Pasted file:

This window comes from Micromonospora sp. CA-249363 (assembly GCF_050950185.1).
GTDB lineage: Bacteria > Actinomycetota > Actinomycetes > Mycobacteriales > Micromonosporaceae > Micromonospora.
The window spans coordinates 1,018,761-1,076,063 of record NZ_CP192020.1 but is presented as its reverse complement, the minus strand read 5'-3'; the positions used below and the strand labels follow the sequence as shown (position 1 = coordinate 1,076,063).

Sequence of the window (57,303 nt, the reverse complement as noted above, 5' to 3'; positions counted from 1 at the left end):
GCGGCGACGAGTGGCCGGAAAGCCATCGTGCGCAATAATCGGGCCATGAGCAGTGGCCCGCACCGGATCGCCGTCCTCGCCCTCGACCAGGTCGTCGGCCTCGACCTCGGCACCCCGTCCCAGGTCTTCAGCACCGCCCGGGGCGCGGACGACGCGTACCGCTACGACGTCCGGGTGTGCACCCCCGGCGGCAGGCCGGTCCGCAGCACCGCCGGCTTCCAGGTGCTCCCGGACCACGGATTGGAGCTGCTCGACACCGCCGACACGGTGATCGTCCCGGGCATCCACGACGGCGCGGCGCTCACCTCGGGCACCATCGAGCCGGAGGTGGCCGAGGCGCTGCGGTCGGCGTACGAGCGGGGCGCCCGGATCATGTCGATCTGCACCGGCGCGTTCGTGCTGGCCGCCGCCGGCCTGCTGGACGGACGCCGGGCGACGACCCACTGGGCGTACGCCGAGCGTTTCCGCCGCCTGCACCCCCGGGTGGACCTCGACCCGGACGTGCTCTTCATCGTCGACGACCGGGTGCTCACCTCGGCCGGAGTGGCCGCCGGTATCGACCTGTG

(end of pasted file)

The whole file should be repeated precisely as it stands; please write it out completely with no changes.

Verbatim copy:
This window comes from Micromonospora sp. CA-249363 (assembly GCF_050950185.1).
GTDB lineage: Bacteria > Actinomycetota > Actinomycetes > Mycobacteriales > Micromonosporaceae > Micromonospora.
The window spans coordinates 1,018,761-1,076,063 of record NZ_CP192020.1 but is presented as its reverse complement, the minus strand read 5'-3'; the positions used below and the strand labels follow the sequence as shown (position 1 = coordinate 1,076,063).

Sequence of the window (57,303 nt, the reverse complement as noted above, 5' to 3'; positions counted from 1 at the left end):
GCGGCGACGAGTGGCCGGAAAGCCATCGTGCGCAATAATCGGGCCATGAGCAGTGGCCCGCACCGGATCGCCGTCCTCGCCCTCGACCAGGTCGTCGGCCTCGACCTCGGCACCCCGTCCCAGGTCTTCAGCACCGCCCGGGGCGCGGACGACGCGTACCGCTACGACGTCCGGGTGTGCACCCCCGGCGGCAGGCCGGTCCGCAGCACCGCCGGCTTCCAGGTGCTCCCGGACCACGGATTGGAGCTGCTCGACACCGCCGACACGGTGATCGTCCCGGGCATCCACGACGGCGCGGCGCTCACCTCGGGCACCATCGAGCCGGAGGTGGCCGAGGCGCTGCGGTCGGCGTACGAGCGGGGCGCCCGGATCATGTCGATCTGCACCGGCGCGTTCGTGCTGGCCGCCGCCGGCCTGCTGGACGGACGCCGGGCGACGACCCACTGGGCGTACGCCGAGCGTTTCCGCCGCCTGCACCCCCGGGTGGACCTCGACCCGGACGTGCTCTTCATCGTCGACGACCGGGTGCTCACCTCGGCCGGAGTGGCCGCCGGTATCGACCTGTG